The flash settings on the Samsung Galaxy S5 are Off, On and Auto. These shots of a white coloured wall were taken at a distance of 1.5m.

Flash Off (31mm)

Flash On (31mm)

ISO 64 ISO 64


The Samsung Galaxy S5's doesn't have a very long maximum shutter speed and you can't set it manually anyway, which is not great news if you're seriously interested in night photography.


Night (100% Crop)

night1.jpg night1a.jpg

Optical Image Stabilisation

The Samsung Galaxy S5 has an anti-shake mechanism, which allows you to take sharp photos at slower shutter speeds than other digital cameras. To test this, we took 2 handheld shots of the same subject with the same settings. The first shot was taken with anti shake turned off, the second with it turned on. With anti-shake turned on, the images are noticeably sharper than with anti-shake turned off.

Shutter Speed / Focal Length

Anti Shake Off (100% Crop)

Anti Shake On (100% Crop)

1/33 sec / 31mm antishake1.jpg antishake1a.jpg

Rich Tone (HDR)

The High Dynamic Range scene mode captures more contrast than a single exposure can handle by combining multiple exposures into one image.



hdr_off.jpg hdr_on.jpg

Selective Focus

The Galaxy S5's Selective Focus feature allows you to focus on a specific subject by blurring the background and accentuating the main subject. There are three settings, Near Focus, Far Focus and Pan Focus, which can be applied after the photo is taken.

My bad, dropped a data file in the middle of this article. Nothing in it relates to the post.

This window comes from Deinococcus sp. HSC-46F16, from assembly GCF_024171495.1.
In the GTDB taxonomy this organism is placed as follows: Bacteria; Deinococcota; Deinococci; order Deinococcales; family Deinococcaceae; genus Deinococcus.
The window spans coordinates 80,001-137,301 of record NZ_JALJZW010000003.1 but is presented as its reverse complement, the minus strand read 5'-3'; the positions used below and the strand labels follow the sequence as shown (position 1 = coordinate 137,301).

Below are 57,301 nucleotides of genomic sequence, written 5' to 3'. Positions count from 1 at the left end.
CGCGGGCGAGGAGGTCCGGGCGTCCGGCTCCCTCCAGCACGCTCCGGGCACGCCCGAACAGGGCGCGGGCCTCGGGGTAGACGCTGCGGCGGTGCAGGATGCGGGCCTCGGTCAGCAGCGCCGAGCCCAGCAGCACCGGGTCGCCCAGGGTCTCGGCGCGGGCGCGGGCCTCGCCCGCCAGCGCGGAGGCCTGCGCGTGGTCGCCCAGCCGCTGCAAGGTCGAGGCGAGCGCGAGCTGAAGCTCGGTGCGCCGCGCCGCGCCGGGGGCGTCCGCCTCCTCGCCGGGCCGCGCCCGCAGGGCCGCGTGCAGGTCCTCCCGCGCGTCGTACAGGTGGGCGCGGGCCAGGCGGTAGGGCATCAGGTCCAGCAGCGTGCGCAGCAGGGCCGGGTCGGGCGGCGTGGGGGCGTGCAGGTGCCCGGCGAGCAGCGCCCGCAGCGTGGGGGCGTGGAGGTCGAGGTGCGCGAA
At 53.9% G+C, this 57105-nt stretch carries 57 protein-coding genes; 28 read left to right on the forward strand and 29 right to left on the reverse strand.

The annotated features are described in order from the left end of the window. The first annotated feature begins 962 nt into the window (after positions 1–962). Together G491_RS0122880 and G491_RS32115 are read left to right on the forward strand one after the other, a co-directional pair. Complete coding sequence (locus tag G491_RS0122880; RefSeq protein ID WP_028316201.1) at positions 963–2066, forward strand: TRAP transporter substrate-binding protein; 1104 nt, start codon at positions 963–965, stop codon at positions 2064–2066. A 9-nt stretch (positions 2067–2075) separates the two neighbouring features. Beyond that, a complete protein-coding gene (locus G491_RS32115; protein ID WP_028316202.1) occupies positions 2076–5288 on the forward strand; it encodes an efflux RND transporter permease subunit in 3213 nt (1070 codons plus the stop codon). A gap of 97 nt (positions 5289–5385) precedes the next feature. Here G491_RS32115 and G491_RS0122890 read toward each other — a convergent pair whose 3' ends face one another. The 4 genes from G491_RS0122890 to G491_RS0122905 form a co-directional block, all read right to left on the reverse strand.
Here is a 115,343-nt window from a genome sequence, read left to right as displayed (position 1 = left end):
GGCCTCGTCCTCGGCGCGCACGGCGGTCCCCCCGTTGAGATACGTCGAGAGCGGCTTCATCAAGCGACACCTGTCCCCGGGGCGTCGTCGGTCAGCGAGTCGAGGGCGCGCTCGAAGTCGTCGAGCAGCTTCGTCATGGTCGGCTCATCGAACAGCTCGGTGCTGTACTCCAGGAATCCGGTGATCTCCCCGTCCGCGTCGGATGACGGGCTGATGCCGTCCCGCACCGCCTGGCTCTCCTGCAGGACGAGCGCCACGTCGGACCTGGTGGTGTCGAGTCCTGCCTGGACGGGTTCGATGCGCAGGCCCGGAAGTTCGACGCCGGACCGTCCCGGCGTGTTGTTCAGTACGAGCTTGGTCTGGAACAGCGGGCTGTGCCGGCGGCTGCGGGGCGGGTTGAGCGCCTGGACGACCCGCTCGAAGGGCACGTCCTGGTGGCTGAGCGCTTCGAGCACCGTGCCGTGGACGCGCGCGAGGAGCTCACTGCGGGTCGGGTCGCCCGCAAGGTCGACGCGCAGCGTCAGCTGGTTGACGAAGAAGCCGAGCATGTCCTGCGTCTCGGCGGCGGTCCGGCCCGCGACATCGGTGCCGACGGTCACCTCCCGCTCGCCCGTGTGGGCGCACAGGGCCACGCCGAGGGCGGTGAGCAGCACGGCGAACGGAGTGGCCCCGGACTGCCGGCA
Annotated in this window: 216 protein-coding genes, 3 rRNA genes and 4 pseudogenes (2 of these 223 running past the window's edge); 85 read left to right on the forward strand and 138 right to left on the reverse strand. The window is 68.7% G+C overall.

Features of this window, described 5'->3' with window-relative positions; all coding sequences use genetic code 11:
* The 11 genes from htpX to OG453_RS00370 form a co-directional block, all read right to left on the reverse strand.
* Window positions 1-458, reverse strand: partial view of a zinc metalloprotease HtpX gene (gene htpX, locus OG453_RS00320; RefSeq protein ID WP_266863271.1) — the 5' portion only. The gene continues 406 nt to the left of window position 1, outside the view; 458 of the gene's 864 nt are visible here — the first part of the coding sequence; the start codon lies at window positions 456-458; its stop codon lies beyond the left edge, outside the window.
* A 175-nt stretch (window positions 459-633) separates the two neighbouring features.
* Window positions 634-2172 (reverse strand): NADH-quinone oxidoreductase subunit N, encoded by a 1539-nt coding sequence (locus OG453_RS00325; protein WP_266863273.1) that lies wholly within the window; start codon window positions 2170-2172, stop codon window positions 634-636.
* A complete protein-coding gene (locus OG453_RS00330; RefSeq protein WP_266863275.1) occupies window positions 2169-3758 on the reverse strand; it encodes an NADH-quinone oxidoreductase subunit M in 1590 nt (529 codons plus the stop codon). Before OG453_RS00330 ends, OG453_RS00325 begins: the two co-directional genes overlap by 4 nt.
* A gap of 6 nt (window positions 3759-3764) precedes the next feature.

Near Focus


Far Focus


Pan Focus



The Samsung Galaxy S5 allows you to take panoramic images very easily, by 'sweeping' with the camera while keeping the shutter release depressed. The camera automatically does all the processing and stitching. The main catch is that the resulting image is of fairly low resolution.


Sample Images

This is a selection of sample images from the Samsung Galaxy S5 camera, which were all taken using the 16 megapixel Fine JPEG setting. The thumbnails below link to the full-sized versions, which have not been altered in any way.

Sample Movie & Video

This is a sample movie at the highest quality setting of 3840 x 2160 pixels at 30 frames per second. Please note that this 20 second movie is 116Mb in size.

Product Images

Samsung Galaxy S5

Front of the Samsung Galaxy S5

Samsung Galaxy S5

Rear of the Samsung Galaxy S5

Samsung Galaxy S5

Front of the Samsung Galaxy S5 / Turned On

Samsung Galaxy S5

Front of the Samsung Galaxy S5 / Camera

Samsung Galaxy S5

Front of the Samsung Galaxy S5 / Shooting Modes

Samsung Galaxy S5

Front of the Samsung Galaxy S5 / Main Menu

Samsung Galaxy S5

Rear of the Samsung Galaxy S5 / Selective Focus

Samsung Galaxy S5

Rear of the Samsung Galaxy S5 / Front Camera


The Samsung Galaxy S5 is a rather minor upgrade one of the most popular Android smartphones on the market from a photography point of view, principally adding the headline-grabbing 4K video recording mode, a new 16 megapixel sensor, faster auto-focusing speed, real-time HDR and the useful selective focus feature.